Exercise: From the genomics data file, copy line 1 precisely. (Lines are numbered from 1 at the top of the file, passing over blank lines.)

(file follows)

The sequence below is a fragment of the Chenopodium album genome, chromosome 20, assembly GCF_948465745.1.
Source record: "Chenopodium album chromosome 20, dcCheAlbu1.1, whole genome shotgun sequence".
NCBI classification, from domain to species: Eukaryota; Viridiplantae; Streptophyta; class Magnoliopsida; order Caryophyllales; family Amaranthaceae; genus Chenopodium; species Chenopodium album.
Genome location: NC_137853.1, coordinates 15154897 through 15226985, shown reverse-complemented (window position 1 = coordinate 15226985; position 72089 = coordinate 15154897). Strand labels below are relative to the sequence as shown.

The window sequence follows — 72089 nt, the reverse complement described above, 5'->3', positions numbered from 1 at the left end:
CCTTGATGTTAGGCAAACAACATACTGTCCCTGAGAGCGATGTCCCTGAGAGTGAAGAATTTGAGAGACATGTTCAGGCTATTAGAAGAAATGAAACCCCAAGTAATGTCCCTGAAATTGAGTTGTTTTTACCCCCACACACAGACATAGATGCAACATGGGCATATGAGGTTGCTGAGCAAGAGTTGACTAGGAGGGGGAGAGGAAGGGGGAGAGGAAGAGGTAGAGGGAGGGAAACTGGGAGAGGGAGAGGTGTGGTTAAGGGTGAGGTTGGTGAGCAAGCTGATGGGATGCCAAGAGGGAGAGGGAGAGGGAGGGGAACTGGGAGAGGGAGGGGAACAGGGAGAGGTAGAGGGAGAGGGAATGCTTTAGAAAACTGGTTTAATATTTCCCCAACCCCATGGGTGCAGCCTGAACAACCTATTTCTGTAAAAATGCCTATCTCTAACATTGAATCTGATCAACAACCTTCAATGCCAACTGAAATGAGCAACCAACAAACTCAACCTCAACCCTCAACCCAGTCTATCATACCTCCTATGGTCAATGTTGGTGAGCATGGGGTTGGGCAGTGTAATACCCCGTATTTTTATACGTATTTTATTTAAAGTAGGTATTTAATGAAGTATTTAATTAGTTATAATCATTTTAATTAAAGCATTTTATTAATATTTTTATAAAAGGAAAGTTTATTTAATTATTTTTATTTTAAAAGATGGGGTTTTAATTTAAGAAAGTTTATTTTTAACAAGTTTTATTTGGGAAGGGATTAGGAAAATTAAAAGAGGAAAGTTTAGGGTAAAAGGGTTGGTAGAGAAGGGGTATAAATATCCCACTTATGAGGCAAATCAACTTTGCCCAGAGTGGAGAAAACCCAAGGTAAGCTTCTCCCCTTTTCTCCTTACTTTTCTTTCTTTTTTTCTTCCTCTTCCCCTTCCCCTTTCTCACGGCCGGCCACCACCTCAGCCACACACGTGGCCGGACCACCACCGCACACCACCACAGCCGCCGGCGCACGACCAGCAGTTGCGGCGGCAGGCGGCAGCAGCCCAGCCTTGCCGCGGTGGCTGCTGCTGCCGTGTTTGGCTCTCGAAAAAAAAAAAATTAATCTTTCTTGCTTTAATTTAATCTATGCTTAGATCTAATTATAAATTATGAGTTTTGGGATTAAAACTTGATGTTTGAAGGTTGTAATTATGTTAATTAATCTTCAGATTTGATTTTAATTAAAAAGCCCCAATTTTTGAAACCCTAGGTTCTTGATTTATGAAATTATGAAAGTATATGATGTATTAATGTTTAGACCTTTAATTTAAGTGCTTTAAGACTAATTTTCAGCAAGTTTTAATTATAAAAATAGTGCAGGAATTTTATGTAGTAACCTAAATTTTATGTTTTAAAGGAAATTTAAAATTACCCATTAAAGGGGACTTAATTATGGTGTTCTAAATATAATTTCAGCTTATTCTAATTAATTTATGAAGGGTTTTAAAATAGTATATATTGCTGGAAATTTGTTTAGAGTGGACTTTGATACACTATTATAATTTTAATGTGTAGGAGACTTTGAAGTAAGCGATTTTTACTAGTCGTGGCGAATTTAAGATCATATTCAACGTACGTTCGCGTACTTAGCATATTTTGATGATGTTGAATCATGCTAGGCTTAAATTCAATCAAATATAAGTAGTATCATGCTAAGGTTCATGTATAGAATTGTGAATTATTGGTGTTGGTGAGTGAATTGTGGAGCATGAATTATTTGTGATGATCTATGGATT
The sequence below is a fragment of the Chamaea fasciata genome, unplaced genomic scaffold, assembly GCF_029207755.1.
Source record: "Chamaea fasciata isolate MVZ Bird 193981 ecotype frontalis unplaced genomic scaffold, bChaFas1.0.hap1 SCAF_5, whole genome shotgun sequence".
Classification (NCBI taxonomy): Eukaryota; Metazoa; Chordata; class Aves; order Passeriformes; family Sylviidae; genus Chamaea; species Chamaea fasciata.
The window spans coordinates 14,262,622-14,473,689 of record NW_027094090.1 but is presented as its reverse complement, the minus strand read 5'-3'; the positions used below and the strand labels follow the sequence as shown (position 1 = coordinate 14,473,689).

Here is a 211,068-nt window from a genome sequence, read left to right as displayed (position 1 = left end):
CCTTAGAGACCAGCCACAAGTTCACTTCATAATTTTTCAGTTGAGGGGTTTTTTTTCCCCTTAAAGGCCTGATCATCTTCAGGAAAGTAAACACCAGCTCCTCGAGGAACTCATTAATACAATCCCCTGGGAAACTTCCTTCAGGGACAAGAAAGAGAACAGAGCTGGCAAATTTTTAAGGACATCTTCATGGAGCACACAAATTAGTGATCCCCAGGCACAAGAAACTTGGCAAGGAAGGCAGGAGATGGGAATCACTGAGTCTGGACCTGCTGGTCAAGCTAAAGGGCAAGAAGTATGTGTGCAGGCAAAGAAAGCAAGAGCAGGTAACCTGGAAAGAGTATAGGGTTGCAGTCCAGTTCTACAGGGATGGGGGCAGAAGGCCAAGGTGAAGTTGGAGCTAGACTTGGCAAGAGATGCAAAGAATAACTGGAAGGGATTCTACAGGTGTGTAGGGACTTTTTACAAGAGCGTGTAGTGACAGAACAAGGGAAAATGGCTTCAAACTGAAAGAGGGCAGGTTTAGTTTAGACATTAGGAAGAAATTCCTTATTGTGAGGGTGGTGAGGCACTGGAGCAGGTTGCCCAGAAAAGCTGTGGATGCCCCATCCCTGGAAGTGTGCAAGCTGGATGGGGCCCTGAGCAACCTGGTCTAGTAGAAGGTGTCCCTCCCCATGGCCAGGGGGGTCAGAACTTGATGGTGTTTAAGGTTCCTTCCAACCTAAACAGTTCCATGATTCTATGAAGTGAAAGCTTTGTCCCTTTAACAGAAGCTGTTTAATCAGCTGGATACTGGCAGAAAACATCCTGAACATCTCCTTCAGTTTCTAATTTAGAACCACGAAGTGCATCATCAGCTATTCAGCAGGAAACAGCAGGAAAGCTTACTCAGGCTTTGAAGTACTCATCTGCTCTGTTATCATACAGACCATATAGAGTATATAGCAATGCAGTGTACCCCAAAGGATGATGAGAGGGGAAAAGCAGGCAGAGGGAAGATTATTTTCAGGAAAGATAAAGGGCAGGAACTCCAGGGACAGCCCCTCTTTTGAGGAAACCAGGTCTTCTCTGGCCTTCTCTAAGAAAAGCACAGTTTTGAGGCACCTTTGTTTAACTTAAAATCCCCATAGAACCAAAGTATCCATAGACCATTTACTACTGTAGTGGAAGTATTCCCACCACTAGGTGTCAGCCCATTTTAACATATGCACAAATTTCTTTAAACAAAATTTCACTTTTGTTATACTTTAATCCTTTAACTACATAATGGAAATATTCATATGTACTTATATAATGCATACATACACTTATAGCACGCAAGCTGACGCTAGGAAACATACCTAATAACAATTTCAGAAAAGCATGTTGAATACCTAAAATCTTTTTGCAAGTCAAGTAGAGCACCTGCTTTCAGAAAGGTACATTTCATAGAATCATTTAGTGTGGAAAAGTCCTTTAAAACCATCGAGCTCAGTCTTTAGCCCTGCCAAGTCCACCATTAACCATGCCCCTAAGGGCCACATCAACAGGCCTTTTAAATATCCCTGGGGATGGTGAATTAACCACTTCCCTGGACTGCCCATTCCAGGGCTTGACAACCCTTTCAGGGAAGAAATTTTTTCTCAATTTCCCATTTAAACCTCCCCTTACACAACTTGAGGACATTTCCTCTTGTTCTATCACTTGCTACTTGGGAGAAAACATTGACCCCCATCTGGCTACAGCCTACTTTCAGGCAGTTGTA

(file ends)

The sequence below is a fragment of the Chenopodium album genome, chromosome 20, assembly GCF_948465745.1.